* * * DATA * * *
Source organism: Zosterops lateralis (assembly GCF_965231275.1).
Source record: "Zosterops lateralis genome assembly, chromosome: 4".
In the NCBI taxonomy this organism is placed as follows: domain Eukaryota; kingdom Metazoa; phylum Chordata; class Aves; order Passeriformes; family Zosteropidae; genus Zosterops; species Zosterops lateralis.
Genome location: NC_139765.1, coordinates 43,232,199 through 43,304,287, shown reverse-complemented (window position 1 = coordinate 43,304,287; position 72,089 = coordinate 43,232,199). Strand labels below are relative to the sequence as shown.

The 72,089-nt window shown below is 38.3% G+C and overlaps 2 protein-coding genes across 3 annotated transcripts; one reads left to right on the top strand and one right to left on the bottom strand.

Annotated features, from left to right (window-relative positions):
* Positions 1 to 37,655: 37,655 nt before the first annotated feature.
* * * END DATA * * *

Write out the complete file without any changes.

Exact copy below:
Source organism: Zosterops lateralis (assembly GCF_965231275.1).
Source record: "Zosterops lateralis genome assembly, chromosome: 4".
In the NCBI taxonomy this organism is placed as follows: domain Eukaryota; kingdom Metazoa; phylum Chordata; class Aves; order Passeriformes; family Zosteropidae; genus Zosterops; species Zosterops lateralis.
Genome location: NC_139765.1, coordinates 43,232,199 through 43,304,287, shown reverse-complemented (window position 1 = coordinate 43,304,287; position 72,089 = coordinate 43,232,199). Strand labels below are relative to the sequence as shown.

The 72,089-nt window shown below is 38.3% G+C and overlaps 2 protein-coding genes across 3 annotated transcripts; one reads left to right on the top strand and one right to left on the bottom strand.

Annotated features, from left to right (window-relative positions):
* Positions 1 to 37,655: 37,655 nt before the first annotated feature.